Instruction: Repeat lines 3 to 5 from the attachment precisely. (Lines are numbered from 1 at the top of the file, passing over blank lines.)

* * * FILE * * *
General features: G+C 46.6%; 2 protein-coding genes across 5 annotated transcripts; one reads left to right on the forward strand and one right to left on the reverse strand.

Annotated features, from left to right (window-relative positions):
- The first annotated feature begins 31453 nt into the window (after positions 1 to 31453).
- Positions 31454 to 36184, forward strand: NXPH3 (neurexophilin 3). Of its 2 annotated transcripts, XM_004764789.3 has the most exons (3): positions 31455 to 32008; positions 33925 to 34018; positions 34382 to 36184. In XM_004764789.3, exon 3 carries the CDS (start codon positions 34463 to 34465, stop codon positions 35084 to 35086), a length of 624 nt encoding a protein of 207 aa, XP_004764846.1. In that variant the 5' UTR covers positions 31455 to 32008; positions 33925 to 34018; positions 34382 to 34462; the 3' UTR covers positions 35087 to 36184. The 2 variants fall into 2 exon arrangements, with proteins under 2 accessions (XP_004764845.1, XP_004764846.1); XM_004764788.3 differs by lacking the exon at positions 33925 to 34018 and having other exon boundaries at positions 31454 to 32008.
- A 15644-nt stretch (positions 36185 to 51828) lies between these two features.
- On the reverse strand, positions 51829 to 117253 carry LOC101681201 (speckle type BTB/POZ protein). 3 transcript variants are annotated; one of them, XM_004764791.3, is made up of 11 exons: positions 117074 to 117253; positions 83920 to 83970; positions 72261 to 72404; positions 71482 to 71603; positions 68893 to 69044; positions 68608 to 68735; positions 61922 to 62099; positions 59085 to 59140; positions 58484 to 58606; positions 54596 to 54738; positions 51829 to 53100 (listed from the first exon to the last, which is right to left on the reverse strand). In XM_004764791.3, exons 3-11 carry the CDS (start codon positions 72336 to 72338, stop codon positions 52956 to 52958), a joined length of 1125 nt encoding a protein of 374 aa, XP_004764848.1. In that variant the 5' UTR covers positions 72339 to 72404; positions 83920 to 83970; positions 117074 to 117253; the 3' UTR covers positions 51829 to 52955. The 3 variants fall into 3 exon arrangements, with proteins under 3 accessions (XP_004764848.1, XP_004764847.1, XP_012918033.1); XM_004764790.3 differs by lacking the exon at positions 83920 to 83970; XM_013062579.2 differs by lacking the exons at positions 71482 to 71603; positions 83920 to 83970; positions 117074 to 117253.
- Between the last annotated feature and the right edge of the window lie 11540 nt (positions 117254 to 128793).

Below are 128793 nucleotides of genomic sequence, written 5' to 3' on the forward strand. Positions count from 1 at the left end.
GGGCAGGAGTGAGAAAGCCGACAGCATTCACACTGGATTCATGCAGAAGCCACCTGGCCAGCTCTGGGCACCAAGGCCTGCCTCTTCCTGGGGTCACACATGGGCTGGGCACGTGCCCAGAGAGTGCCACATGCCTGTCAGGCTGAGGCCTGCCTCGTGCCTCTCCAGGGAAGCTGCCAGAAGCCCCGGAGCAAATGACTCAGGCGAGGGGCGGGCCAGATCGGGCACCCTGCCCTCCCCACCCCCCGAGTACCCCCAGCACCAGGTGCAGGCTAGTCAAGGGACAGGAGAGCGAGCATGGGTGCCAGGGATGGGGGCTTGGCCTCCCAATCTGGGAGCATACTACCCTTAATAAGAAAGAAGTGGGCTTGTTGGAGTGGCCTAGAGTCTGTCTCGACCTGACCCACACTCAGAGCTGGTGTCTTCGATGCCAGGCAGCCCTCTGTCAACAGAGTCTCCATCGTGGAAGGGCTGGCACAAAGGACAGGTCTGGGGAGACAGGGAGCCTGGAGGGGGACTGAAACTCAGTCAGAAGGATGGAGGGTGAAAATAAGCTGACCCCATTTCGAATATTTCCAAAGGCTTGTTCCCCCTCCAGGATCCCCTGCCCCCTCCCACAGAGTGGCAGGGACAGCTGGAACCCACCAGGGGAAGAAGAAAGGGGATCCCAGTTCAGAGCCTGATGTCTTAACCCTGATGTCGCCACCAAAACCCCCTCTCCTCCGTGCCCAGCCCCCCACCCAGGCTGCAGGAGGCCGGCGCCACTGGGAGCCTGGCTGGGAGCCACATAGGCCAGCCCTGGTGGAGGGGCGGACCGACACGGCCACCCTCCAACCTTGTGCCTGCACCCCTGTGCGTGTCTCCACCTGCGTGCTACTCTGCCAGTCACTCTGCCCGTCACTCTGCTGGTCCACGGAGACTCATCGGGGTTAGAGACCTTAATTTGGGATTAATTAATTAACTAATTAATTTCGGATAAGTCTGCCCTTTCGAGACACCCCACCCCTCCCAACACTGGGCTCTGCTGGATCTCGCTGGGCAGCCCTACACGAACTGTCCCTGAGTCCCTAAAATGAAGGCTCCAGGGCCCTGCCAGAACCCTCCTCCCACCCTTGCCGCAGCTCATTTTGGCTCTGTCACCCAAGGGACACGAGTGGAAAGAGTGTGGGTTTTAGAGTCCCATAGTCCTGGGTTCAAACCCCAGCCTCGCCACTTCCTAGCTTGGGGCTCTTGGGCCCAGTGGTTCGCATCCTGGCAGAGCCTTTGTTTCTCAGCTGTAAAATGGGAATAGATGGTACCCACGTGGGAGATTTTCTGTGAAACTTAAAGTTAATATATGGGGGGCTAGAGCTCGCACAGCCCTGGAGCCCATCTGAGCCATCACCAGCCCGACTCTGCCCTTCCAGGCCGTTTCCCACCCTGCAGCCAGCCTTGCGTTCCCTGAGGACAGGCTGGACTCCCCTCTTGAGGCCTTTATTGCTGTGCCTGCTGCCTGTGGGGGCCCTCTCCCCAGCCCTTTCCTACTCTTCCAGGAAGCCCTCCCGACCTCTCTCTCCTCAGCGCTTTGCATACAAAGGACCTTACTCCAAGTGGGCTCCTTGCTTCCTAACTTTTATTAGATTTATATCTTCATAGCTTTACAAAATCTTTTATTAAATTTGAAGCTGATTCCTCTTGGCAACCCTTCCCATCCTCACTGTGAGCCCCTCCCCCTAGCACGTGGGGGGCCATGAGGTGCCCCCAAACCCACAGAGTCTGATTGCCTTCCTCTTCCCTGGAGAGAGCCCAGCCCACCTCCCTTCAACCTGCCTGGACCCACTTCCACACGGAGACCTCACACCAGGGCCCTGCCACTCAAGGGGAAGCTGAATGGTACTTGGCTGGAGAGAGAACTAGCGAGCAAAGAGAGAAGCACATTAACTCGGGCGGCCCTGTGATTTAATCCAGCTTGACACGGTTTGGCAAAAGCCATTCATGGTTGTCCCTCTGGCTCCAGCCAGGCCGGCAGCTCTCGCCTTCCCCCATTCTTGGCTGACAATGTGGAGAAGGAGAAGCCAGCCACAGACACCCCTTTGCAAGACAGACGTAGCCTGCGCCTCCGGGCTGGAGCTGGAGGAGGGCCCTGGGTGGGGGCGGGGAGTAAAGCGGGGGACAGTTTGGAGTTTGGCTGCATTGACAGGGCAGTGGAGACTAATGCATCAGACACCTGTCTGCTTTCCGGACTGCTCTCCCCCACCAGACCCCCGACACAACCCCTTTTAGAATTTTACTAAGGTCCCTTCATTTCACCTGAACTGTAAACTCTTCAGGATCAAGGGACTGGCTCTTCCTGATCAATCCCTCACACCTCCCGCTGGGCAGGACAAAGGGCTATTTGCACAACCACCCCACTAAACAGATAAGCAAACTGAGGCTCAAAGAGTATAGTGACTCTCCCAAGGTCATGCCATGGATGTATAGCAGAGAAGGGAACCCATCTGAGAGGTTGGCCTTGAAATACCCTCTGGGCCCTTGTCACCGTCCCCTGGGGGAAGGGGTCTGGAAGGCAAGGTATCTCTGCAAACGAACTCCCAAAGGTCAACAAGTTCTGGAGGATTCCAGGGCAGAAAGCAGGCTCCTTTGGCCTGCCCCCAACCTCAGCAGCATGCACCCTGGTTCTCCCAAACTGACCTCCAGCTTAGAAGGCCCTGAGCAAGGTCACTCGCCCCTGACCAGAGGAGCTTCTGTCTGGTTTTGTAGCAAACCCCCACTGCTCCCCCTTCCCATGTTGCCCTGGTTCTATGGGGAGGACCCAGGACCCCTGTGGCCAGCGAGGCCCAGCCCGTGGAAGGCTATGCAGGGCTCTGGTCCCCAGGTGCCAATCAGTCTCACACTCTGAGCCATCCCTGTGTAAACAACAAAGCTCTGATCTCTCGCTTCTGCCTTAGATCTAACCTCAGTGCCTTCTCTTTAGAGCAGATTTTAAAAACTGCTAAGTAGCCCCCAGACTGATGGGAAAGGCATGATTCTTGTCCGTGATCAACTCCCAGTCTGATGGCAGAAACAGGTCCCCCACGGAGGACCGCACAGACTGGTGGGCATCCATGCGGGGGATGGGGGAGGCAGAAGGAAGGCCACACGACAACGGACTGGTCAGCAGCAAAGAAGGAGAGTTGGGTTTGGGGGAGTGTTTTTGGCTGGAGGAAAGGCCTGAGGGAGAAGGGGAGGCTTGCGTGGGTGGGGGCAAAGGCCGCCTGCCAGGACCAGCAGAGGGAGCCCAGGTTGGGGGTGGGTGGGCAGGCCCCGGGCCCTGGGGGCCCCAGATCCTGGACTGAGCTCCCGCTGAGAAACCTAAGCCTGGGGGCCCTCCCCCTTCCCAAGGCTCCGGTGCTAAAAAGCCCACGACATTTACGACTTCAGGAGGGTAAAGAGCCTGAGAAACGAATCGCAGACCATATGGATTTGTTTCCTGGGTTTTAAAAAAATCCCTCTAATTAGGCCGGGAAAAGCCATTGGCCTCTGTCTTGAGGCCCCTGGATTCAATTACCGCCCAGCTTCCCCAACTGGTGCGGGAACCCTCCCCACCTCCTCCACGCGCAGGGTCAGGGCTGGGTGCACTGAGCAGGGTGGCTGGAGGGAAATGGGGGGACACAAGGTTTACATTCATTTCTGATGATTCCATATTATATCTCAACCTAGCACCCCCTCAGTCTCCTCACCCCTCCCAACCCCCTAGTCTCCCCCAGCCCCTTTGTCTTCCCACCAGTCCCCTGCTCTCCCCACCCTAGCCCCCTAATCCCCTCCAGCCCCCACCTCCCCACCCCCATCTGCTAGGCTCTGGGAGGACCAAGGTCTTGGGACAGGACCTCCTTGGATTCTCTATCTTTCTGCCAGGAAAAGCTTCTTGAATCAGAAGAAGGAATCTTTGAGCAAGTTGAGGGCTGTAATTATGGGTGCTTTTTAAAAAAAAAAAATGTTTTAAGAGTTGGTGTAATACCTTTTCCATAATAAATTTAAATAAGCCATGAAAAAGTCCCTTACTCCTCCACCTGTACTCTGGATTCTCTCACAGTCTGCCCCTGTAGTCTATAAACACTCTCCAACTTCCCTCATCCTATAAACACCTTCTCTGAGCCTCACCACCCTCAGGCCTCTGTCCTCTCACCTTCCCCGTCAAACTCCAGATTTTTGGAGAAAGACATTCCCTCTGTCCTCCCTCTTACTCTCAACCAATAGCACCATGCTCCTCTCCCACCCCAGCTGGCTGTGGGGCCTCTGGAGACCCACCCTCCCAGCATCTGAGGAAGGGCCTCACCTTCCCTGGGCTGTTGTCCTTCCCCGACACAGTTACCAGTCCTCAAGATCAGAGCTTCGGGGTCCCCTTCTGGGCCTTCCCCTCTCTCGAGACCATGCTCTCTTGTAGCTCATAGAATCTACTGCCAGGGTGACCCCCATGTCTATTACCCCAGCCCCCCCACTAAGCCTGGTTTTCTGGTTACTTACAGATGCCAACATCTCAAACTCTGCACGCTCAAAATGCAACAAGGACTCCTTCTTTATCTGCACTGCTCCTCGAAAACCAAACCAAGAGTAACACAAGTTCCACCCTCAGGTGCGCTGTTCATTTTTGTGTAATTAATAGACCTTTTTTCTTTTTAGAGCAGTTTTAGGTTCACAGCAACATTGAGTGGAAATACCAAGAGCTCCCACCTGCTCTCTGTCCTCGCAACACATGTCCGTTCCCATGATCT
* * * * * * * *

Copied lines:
- The first annotated feature begins 31453 nt into the window (after positions 1 to 31453).
- Positions 31454 to 36184, forward strand: NXPH3 (neurexophilin 3). Of its 2 annotated transcripts, XM_004764789.3 has the most exons (3): positions 31455 to 32008; positions 33925 to 34018; positions 34382 to 36184. In XM_004764789.3, exon 3 carries the CDS (start codon positions 34463 to 34465, stop codon positions 35084 to 35086), a length of 624 nt encoding a protein of 207 aa, XP_004764846.1. In that variant the 5' UTR covers positions 31455 to 32008; positions 33925 to 34018; positions 34382 to 34462; the 3' UTR covers positions 35087 to 36184. The 2 variants fall into 2 exon arrangements, with proteins under 2 accessions (XP_004764845.1, XP_004764846.1); XM_004764788.3 differs by lacking the exon at positions 33925 to 34018 and having other exon boundaries at positions 31454 to 32008.
- A 15644-nt stretch (positions 36185 to 51828) lies between these two features.